AGL Magazine - AGLM - June 2017

Six-Point Plan For Lightning Protection And A Grounding System At A Telecom Facility

Rohit Narayan 2017-06-21 08:42:20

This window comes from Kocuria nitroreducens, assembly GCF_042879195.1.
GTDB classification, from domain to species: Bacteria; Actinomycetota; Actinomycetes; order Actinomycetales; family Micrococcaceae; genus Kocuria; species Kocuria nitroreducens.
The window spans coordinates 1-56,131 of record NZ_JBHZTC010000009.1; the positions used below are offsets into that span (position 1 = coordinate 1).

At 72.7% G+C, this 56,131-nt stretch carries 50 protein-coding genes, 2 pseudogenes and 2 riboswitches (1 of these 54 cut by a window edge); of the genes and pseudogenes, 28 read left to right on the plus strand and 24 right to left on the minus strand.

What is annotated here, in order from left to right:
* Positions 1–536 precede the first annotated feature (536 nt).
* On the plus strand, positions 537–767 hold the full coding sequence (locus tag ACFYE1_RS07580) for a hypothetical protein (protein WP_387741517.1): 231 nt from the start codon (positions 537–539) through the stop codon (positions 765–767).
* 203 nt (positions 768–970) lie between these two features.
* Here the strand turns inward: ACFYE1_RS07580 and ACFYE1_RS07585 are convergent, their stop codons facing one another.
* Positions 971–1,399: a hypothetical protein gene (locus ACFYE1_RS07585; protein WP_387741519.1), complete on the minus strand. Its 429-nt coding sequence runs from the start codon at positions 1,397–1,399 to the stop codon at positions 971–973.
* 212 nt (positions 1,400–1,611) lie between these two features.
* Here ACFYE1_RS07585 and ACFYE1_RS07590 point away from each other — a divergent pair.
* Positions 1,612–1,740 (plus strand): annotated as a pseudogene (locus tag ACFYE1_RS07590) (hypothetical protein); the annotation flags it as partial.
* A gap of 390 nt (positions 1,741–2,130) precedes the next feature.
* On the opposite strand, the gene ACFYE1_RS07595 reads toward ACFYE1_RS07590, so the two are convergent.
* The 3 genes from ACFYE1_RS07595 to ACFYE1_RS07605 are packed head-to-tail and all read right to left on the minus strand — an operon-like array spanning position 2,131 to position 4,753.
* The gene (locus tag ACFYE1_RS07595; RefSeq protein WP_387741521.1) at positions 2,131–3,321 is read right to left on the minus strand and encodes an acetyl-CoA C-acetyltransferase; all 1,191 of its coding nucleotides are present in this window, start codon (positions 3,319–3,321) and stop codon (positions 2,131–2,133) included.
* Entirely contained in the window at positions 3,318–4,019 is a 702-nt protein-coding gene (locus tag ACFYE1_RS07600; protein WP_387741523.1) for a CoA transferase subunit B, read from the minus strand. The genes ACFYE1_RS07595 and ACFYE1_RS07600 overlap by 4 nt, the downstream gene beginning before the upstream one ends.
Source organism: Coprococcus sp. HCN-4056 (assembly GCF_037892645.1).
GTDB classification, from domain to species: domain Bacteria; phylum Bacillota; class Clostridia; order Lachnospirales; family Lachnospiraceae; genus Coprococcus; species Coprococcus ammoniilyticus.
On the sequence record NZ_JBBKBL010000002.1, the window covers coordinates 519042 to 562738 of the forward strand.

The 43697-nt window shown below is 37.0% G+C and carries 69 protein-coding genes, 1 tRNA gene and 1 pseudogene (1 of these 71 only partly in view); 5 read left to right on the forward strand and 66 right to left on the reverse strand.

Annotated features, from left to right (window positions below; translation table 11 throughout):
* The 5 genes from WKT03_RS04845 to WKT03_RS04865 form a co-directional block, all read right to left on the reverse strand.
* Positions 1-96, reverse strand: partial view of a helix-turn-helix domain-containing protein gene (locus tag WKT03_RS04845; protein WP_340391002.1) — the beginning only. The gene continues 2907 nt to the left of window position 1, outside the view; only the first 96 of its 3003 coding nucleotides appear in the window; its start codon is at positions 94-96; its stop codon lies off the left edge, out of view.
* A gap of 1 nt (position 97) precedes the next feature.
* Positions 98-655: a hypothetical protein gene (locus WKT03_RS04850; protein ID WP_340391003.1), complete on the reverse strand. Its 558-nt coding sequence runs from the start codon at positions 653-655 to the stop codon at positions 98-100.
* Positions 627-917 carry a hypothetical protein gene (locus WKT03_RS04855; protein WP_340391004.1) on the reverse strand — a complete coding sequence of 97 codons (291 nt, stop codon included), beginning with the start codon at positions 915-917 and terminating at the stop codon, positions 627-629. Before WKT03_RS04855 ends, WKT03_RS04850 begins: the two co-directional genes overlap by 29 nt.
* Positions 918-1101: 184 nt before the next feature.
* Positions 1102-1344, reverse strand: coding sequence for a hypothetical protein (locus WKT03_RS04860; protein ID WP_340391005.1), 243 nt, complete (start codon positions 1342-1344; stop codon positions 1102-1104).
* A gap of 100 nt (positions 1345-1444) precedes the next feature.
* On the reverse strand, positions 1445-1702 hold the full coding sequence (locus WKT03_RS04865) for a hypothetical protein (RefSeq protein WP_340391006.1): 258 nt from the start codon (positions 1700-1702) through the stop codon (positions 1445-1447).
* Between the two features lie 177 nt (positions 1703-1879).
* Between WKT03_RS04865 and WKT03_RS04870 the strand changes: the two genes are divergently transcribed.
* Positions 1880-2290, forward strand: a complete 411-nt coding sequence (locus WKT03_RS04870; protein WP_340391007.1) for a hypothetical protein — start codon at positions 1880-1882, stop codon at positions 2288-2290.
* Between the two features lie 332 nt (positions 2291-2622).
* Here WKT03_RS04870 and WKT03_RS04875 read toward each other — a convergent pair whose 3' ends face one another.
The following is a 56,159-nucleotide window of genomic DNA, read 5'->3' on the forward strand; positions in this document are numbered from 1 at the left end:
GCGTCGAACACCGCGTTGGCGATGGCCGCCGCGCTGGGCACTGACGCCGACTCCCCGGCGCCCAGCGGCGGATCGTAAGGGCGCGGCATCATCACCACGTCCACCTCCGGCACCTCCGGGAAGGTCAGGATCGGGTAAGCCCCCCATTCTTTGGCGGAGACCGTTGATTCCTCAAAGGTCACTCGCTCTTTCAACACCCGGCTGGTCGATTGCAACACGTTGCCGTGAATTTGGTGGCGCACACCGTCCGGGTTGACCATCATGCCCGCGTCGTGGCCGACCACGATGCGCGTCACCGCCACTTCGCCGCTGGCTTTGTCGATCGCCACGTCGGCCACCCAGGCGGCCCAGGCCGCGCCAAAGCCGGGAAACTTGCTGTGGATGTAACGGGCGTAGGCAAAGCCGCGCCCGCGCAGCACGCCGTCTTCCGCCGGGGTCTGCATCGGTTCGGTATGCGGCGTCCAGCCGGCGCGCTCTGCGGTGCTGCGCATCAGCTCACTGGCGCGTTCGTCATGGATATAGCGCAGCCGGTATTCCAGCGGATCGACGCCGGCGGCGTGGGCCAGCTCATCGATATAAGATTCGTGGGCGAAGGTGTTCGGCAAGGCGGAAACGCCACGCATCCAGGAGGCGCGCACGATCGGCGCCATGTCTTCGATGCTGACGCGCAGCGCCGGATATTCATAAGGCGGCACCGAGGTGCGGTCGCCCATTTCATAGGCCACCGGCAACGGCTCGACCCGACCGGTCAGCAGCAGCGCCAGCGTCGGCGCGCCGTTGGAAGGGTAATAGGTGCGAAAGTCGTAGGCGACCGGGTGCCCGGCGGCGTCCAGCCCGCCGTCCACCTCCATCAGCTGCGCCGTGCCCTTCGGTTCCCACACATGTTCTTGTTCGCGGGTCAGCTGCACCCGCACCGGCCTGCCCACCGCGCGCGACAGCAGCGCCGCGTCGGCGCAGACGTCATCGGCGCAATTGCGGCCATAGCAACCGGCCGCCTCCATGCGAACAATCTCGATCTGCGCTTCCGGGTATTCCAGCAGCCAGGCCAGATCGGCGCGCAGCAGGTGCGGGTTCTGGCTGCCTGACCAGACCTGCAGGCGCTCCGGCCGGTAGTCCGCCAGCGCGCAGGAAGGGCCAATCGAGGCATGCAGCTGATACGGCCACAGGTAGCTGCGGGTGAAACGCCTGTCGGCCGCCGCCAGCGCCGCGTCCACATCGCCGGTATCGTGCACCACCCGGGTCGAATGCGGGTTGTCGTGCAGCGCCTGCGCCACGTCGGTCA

Figure 1.  A general view of earthing and bonding procedures external to a shelter, as shown in ITU K56 recommendations.  To ensure that the rings produce low earth potential rise (EPR) during lightning current flow, designers must pay attention and keep the ring installations as symmetrical as possible. 1 of 9 From capturing the lightning strike to protecting low-voltage data and telecommunications circuits and everything in between, a combination of devices and methods proves successful in protecting telecommunications facilities. A six-point protection plan will protect any facility from the damaging effects of lightning, transient voltages, noise and other disturbances. Capture the lightning strike — On a telecommunications tower as high as 140 feet, a simple rod of the Franklin air terminal type adequately captures lightning. When users install electronic equipment, such as remote radio heads, on top of the tower, they may find some merit in using an isolated Franklin rod air terminal to facilitate the use of isolated down conductors. To achieve the isolation, some install an air terminal on a 6-foot fiberglass mast. Other mission- critical telecommunications facilities, such as central offices, data centers and major repeater sites, also may need lightning protection. Lightning protection systems for buildings include conventional lightning protection installed to the NFPA 780 standard using a smooth-weave cable system, an early streamer emission system and proprietary systems, such as the Erico Dynasphere air terminal. Convey the energy to ground — Lightning protection specialists use two ways of mitigating side-flashing and flash-over risk: bonding and isolation. With isolation difficult to achieve, designers more commonly use bonding. Where communications systems use remote radio heads or where cable or feeder trays have been installed close to one tower leg, isolated systems have advantages. An isolated system can be used to bypass lightning energy and dissipate it into the tower leg at a distance below remote radio heads. Neither bonding nor isolation can mitigate all risks associated with lighting. Also, secondary effects, such as magnetic coupling, still will occur. An essential part of any telecommunications facility, including outdoor cabinets and outside plant, the outdoor grounding electrode is the part of the system that dissipates excess lightning energy into ground. Dissipate the energy into a low-impedance grounding system — The ITU K56 Recommendation, “Protection of Radio Base Stations Against Lightning Discharges,” provides an excellent depiction of the grounding system with ground rings around the building, around the masts and in the perimeter of the compound. The Telcordia Technologies Generic Requirements GR-3171-Core, “Generic Requirements for Network Elements Used in Wireless Networks,” makes extensive recommendations on the use of ring ground electrodes. This document states that the use of ground rings is a method to “minimize the differential potentials and induced current flow across the facility.” As does ITU K56, the Telcordia GR-3171 promotes the use of ground rings around buildings and towers. Where space constraints do not allow placing a ring that encircles the entire structure, alternative arrangements can be used. To ensure that the rings produce low earth potential rise (EPR) during lightning current flow, designers must pay attention and keep the ring installations as symmetrical as possible (see Figure 1.) Figure 1. A general view of earthing and bonding procedures external to a shelter, as shown in ITU K56 recommendations. To ensure that the rings produce low earth potential rise (EPR) during lightning current flow, designers must pay attention and keep the ring installations as symmetrical as possible. Resistance to Remote Earth It is widely accepted in the industry that 5 ohms of resistance to a remote ground is the highest allowable value for any telecommunications facility. Sometimes resistance this low isn’t achieved in areas with high soil resistivity or on sites with limited space for installing an earth grid (i.e., at roadside cabinets and in built-up areas). More complex sites, such as central offices, mobile switching centers, larger repeater sites and satellite stations, require lower ground resistances between 0.5 ohms and 2 ohms. Telecommunications operators themselves define the ground resistance values in internal standards and guidelines. Using predetermined design often achieves proper levels of ground resistance. Tower owners who want to have consistent designs at multiple sites often use predetermined designs. Sometimes the approach produces varying results because of differences in soil resistivity among sites. A more scientific approach to designing the ground electrode includes a soil resistivity test prior to starting the installation. Computer software or empirical formulas can use the results to predict the number and dimensions of ground electrodes required to meet the target ground resistance. Lightning protection equipment manufacturers recommend the scientific approach for larger sites where resistance values lower than 5 ohms are desired or where soil resistivity is high. Many use the Wenner method and measure soil resistivity at various depths at four points. Photos 1A and 1B. CU bond composite and CU bond solid conductors. Using modern conductors such as these helps to reduce copper theft at telecommunications sites. These conductors also cost less and last longer. Choice of Grounding Materials Conductor — Grounding systems most commonly use copper wire for horizontal connections in the ground. Copper has excellent electrical conductivity, and It offers good resistance from corrosion in a wide range of soil conditions. These characteristics make it an ideal conductor. However, copper is relatively expensive, and it often tempts thieves when used in exposed locations. U.S. standards recommend using copper conductors equivalent to AWG #2. Figure 2. A Cadweld exothermic weld has high reliability, long life, a low corrosion rate and a low relative cost. Commonly used for grounding system connections, exothermic welds even work with tape conductors and vertical surfaces. With an adequate coating, copperbonded steel conductors have a long service life similar to copper and the lower cost of steel, compared with copper. Steel makes the conductors rugged and more difficult to handle. They come in solid and stranded sizes equivalent to AWG #2. Photo 2. Copper-bonded ground rods with couplers provide the best long-term corrosion resistance relative to their cost. Reasons behind the need for modern conductors include increasing incidences of copper theft at telecommunication sites, a desire for long grounding system service life and a desire to keep the cost of conductors from increasing, in comparison with alternatives (see Photos 1A and 1B). Photo 3. A cross section of an exothermic weld shows how it combines metal between a stranded conductor and a solid conductor. These welds work with a wide range of materials and shapes of conductors. Ground electrodes — The three most common types of ground electrodes use copper-bonded steel. Copperbonded ground rods provide the best long-term corrosion resistance relative to their cost (see Photo 2). Grounding connectors — In telecommunications, the most common grounding system connections use exothermic welds, bolted connectors and crimped connectors. Among exothermic welds, Cadweld connections are the most common type used with copper-based grounding system in large parts of the world. Some reasons for their popularity include high reliability, long life, a low corrosion rate and a low relative cost. Exothermic welds can be used on a wide range of materials and shapes of conductors, including tape conductors and vertical surfaces (see Figure 2 and Photo 3). Figure 3. On the left, a Star-IBN, and on the right, a Mesh-IBN, with single-point connection windows (SPCWs). These isolated bonding networks are found in telecommunications facilities around the world. Ground bars — Tinned and bare copper has been the material of choice for telecommunications ground bars for many decades. Increasingly common copper theft at telecommunications facilities has led to carriers and tower companies to look for suitable alternatives for copper for use as ground bars. These include tinned aluminum and galvanized steel with a suitable amount of zinc coating (see Photo 4). Bond all grounding points together — In the opinion of the author, the indoor grounding arrangement is the most important aspect of the grounding system design. This aspect of grounding also is more likely to contribute to equipment faults, in comparison with the four other points. Among the six points of the plan for lightning protection, bonding all the grounding points together generally is the step with the lowest relative cost. Not surprisingly, it is sometimes given the least importance. Photo 4. A galvanized ground bar with a pigtail. ITU-K27 describes the two methods for bonding all the grounding points together commonly used in telecommunications facilities around the world: the Star-IBN and the Mesh-IBN (IBN stands for isolated bonding network). In the Star-IBN system, the indoor grounding system connects via a single-point connection window (SPCW) to the ground electrode system. The SPCW usually takes the form of a ground bar, but it also can be a ground ring inside the telecommunications facility (see Figure 3). Figure 4. Controlling energy that confronts a telecommunications facility from outside the facility requires the proper installation of surge protection devices. In the Mesh-IBN system, components inside the telecommunications facility (e.g., equipment frames) are interconnected to form a mesh-like structure. This may, for example, be achieved with multiple interconnections between cabinet rows or by connecting all equipment frames to a metallic-grid bonding mat or signal reference grid extending beneath the equipment. The bonding mat is insulated from the common bonding network (CBN) of the adjacent room or building. Although there are multiple connection paths within the equipment room, there is only one single point via which the Mesh-IBN connects to the external ground electrode system (see Figure 3). The comprehensive Telcordia GR-295 document “Mesh and Isolated Bonding Networks: Definition and Application to Telephone Central Offices” details how to construct Star-IBN, Mesh-IBN and Mesh-BN systems. There is consistency in methodologies recommended in ITU-K27 and Telcordia GR-295. Photos 5A and 5B. Erico models TDX100M and SES40P surge protection devices. The devices must switch on quickly and handle large amounts of energy in a short time. Protect incoming AC and DC power feeders — The installation of the indoor and the outdoor grounding system addresses the safety, electromagnetic compatibility, lightning energy dissipation and noise control system at a telecommunications facility. Grounding alone does not fully control what happens outside of the facility that could transfer a transient or a surge to the facility. Obtaining this level of control requires proper installation of surge protection devices (SPDs) (see Figure 4). AC surge protection — Lightning strikes near power lines or other power system disturbances, such as switching, can couple voltage transients or surges onto power lines. Lightning can couple onto power lines via a direct strike to the power line or via capacitive and magnetic coupling when lightning strikes nearby. The IEC 61643 suite of standards and the Institute of Electrical and Electronics Engineers (IEEE) trilogy of standards documents (C62.4.1, C62.4.2 and C62.45) cover SPDs for AC application in detail. The IEEE has published additional standards for testing and using SPDs. UL 1449 4th Edition defines the requirements for SPDs designed for repeated limiting of transient voltage surges and is arguably the most onerous standard for safety testing of SPDs. The most common topology for an SPD is the shunt connection. Various types of SPDs include metal oxide varistors (MOVs), silicone avalanche diodes (SADs), gas arrestors, spark gaps and triggered spark gaps. No one device type is superior to other device types. Instead, each has advantages and disadvantages, and they need to be chosen correctly for the application. In a shunt application, a user installs a surge diverter between the phase and the neutral lines and between the neutral line and earth ground. SPDs are normally open-circuit, but turn on when a higher voltage appears across its terminals during a transient voltage or a surge current. They momentarily create a short circuit to ground to allow the surge energy to divert to the ground instead of going to the load. Lightning surges and other power system transients are quite fast (durations of a few tens of microseconds) and can have extremely high amplitudes (many thousands of volts). Therefore, to be effective, SPDs must switch on quickly and handle large amounts of energy in a short time. Normally, upstream circuit breakers or fuses do not have time to trip when the surge diverter activates because the reaction time of circuit breakers and fuses is much slower (see Photos 5A and 5B). DC surge protection — Modern cellular and microwave equipment uses a remote radio unit (RRU) or a remote radio head (RRH) fed from the base station via optical fiber. This method eliminates feeder loss and allows transmission to occur at much higher frequencies with wider bandwidth. Power cannot be transferred from the base station to the RRU or the RRH via optical fiber. Thus, the power supply feeds power to the remote units separately as DC on copper cables. The copper cables are either separate from the fiber or are part of a composite fiber-copper cable. The DC feed acts as a source of lightning surges back into the equipment room. In the traditional radio settings of the past, damage normally would have been limited to the radio equipment. In modern installations, damage can occur to the rectifiers or the entire DC power system, which then would jeopardize other equipment installed at the site. This development has heightened the need for DC surge protection. Protect low-voltage data and telecommunications circuits — Surges and transients caused by lightning can couple to telephone lines and RF feeders via magnetic or capacitive coupling. Where telephone lines run parallel to power lines for longer distances, the surges and transients can also couple to the lines through electrical induction. Leaving these communication lines unprotected may still leave the facility open to potential damage, even if other elements of this plan are implemented. Telephone and data lines — Twisted pair (ordinary copper wire) transports the telecoms services subject to this discussion. The services may be telephone lines or services such as Category 5 (Cat 5) and Category 6 (Cat 6) cable. Each service has two wires, or lines, sometimes called the a and b wires. With telephone and data lines, surges can occur from each line to ground, known as L-G or common mode, or can occur across the lines, known as L-L or differential mode. Protection against these surges requires the use of appropriately designed surge protective devices. Coaxial feeders — The magnitude of surges that can be coupled onto the signal in a coaxial feeder is relatively small in comparison with total lightning energy. This is because the telecommunications tower and the cable ladders provide significant shielding to the feeder. Furthermore, the construction of the coaxial cable provides excellent shielding to the inner conductor. Differential mode transients are not possible because there is one signal line and the other is the feeder screen, which is directly grounded at several locations. Furthermore, there is some level of sharing of the induced and coupled currents among multiple parallel runs of feeders. Despite this level of shielding and sharing, it remains possible to have several thousands of amps at a fast rise-time coupled or induced onto coaxial feeders. As a minimum, the coaxial feeders should be grounded at the top of the telecom tower, at the point where they bend close to the ground and at the point of entry to the equipment room or cabinet. The feeder tray should be kept continuous in its trajectory along the tower. The feeder tray should be continuous when it leaves the tower and extends toward the equipment room or cabinet, preferably using a curved section at bends. Where additional precaution is needed, coaxial surge protectors with appropriate connector type, bandwidth and surge ratings can be installed at the point of entry to the equipment building or the cabinet. The Six-point Plan of Protection from Erico Capture the lightning strike. Convey lightning energy to ground. Dissipate energy into a low-impedance grounding system. Bond all ground points together. Bond all ground points to eliminate ground loops and create an equipotential plane. Protect incoming AC and DC power feeders. Protect equipment from surges and transients on incoming power lines to prevent equipment damage and costly operational downtime. Protect low-voltage data and telecommunications circuits. Protect equipment from surges and transients on incoming telecommunications and signal lines to prevent equipment damage. Rohit Narayan has 27 years of experience as an electrical and telecommunications engineer and has a passion for telecommunications power systems and grounding. He has helped develop grounding standards, drawings and specifications for various telecommunications carriers. He is global sales director for telecom at Erico. Visit www.erico.com.